‘’His music provides an intoxicating experience that draws listeners into narratives of his layered and cinematic songwriting.’’ @scenenoise

Give us an insight into your creative process. What gets you writing songs? I write songs to let out thoughts, emotions, visions and revelations stirring inside of me. Whether I am closing the book on my longest relationship of seven years with Tiger Girl or declaring my arrival on the scene as a fully assumed Canadian Egyptian artist with Outstanding in 2019, I am documenting my growth with these songs in hopes of leaving a legacy of stories for other to connect to.

Is there a hidden meaning in any of your music? It’s pretty much obvious for most of my songs are about the inner and outer struggles we go through.

Success, what is the secret to it? Hard work, realistic expectations, empathy, formulating (and verbalising) your wants to properly manifest them.

What has been your biggest career highlight so far? Besides Outstanding being called ‘’One of the best songs of the year in 2019’’ by ‘’Rawcus’’ Magazine and Tiger Girl being haled as an ’’ Instant Classic’’ by ‘’The wild is calling’’, I had an encounter with a huge Quebec pop star (who’s name I can’t mention just yet) loosing her mind over my music while sipping her cocktail at the Iconic Bar George in Montreal.

Just like in the movies, I was mixing drinks at my side job (easily Montreal’s most iconic bar) when a huge star walked in for her favourite Acadian caviar appetizer…cut to her dancing in her seat with her headphones plugged to my Spotify profile, a collaboration is now in the works.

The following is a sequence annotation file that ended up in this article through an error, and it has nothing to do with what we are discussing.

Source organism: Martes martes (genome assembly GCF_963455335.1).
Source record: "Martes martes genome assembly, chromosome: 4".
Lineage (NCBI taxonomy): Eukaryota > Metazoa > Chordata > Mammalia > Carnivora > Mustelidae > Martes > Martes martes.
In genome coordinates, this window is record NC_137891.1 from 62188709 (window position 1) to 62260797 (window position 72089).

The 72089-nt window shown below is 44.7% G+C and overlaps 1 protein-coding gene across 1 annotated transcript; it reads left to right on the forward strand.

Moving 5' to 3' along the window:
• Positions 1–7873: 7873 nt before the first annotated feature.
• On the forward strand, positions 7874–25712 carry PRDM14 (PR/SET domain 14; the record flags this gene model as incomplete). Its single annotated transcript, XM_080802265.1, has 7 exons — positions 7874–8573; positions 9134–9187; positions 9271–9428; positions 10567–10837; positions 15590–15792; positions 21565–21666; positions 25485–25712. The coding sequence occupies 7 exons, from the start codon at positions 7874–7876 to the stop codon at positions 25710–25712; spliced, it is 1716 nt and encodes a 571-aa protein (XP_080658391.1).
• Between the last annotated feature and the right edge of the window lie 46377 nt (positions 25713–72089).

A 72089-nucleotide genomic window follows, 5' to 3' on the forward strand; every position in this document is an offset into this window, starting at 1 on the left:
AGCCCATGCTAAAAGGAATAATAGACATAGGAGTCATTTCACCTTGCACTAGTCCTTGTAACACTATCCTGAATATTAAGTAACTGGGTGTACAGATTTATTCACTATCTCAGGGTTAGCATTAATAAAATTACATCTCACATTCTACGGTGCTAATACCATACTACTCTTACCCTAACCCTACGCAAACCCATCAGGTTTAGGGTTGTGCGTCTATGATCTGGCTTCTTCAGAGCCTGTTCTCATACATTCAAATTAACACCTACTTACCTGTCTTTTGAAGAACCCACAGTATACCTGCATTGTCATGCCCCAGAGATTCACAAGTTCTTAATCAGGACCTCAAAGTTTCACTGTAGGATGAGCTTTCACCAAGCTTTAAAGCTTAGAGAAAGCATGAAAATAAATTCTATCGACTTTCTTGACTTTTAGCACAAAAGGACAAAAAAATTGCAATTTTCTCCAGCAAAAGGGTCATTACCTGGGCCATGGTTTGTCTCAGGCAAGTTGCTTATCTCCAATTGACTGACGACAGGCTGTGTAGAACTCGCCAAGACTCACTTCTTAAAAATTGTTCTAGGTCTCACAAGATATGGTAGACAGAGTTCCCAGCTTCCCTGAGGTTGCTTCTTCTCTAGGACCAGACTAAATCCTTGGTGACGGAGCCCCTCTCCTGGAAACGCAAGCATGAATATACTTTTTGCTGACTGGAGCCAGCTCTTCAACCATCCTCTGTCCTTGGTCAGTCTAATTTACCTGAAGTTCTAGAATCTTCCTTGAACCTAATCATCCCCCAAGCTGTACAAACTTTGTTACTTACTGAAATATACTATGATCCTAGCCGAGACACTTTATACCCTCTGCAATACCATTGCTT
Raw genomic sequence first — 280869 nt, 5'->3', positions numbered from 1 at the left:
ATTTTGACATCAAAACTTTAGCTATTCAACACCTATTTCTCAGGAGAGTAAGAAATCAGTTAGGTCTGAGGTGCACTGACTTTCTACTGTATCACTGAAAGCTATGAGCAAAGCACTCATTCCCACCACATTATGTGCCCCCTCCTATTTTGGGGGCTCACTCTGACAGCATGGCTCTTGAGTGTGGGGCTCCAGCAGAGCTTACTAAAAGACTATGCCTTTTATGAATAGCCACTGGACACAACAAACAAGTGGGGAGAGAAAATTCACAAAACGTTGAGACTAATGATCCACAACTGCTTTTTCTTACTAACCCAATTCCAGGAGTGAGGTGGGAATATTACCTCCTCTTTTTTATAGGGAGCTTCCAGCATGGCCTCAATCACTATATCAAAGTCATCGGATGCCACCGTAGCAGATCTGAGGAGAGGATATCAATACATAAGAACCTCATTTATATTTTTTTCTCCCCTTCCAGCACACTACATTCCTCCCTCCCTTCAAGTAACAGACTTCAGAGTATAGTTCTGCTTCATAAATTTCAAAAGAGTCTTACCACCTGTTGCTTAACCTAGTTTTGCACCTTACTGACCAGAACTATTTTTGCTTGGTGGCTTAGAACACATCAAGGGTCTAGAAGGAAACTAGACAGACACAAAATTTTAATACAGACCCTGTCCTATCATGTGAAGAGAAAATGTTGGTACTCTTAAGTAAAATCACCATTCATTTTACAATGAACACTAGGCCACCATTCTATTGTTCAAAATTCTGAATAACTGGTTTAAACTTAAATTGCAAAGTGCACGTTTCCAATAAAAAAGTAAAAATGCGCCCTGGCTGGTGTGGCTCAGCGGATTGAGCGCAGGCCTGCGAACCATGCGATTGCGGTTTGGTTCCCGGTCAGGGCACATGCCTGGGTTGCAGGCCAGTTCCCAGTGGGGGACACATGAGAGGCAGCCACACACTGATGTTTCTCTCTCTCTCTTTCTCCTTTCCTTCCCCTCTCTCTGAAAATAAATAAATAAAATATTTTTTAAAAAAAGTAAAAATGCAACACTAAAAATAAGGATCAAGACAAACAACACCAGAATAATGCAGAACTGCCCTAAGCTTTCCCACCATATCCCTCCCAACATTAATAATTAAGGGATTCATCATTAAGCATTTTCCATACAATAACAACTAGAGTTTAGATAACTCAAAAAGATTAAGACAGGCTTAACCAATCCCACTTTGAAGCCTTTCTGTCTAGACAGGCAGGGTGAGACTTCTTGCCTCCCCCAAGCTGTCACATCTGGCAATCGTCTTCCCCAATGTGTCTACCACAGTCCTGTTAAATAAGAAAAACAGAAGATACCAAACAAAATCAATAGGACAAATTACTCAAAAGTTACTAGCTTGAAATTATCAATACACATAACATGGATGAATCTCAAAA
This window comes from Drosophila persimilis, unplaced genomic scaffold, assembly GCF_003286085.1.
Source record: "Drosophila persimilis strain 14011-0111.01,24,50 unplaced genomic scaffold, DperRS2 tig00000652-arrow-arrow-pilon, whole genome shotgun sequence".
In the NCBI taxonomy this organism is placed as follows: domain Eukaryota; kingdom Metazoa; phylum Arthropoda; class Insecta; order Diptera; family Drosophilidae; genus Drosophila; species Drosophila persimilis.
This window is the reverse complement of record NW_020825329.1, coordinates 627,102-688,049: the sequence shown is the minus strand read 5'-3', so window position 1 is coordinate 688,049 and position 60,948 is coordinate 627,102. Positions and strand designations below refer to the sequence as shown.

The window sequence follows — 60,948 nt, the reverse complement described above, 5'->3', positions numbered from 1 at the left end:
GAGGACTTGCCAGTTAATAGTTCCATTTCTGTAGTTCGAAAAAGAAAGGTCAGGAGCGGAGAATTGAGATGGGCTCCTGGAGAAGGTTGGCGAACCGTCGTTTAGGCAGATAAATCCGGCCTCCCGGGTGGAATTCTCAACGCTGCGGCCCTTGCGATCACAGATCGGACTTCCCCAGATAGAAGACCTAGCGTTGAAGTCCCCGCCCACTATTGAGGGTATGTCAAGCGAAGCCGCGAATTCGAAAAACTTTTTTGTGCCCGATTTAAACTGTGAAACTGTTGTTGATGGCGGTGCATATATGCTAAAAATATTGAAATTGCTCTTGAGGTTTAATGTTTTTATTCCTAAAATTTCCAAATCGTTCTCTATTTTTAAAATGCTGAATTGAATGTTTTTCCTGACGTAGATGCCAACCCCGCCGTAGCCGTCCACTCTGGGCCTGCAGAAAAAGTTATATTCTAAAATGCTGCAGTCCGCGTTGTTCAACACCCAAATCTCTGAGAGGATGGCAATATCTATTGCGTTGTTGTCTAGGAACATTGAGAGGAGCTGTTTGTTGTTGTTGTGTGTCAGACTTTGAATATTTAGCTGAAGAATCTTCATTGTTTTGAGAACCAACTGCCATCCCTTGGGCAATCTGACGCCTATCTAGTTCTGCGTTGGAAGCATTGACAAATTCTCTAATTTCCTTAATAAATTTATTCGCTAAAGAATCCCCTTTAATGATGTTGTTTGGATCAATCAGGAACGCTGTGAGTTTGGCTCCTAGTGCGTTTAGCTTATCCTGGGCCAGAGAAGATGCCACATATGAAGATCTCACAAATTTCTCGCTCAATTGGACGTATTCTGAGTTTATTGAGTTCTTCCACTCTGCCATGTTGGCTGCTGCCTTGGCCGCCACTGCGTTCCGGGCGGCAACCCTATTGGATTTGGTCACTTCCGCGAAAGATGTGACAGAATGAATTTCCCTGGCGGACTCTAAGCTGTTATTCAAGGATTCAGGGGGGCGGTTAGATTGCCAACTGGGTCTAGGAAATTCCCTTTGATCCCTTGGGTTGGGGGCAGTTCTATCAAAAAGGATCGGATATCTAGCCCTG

Which stars of the music industry do you find inspiring? Rick Rubin’s new book is a must read, so is Richard Marx’s bio and Bruce Springsteen’s autobiography.

Are there any new projects in the pipeline?
My debut four track EP entitled ‘’Harder’’ due end of the year.

The music industry is constantly changing, where do you see yourself a few years? Touring Europe and The Middle East.

What is your favourite and least favourite part about this line of work and why? The fake it till you make it part, I can’t wait to hit the stages.

Name a few of your favourite Australian artists. INXS and Nick Cave above all

The shape of the music industry has changed significantly over the years, including the use of social media, how do you feel about the industry as a whole and what does it mean to you in getting your records out into the public eye? I feel it’s truly the time where everything is possible, artists have to realize that everybody has their own unique success story and what is getting clearer and clearer is that the more you know yourself the better you carve out your own unique music and artistic career the way you want.

How will you continue appealing to the international market? My songs are usually catchy enough to work for me in that regard, but it does take just as much marketing as it takes production to really get a songs out. All avenues of spreading your music should be explored and tested out.

Do you collaborate with others? Who is on your wish-list? My Maine collaborator is my producer Gabriel Ethier, I write the songs and he flips them into their electro counterpart. If I can have my pick at collaborating with someone, it would be Lissie or Lana Del Ray.

What advice do you give for other artists wanting to follow in your footsteps? Make music for you, write songs that your favourite artist haven’t written, let it please your ears first before anyone else.

A message for your fans. How do you best interact and respond with your followers and fans? Follow me on socials, I respond to everybody and I see you watching and supporting.

Any last words? Nobody’s ready for what I got in store, Nobody. I can’t wait to share all of it.

Website: www.terouz.com

Facebook: facebook.com/kterouz

Twitter: @kterouz

Instagram: @k_terouz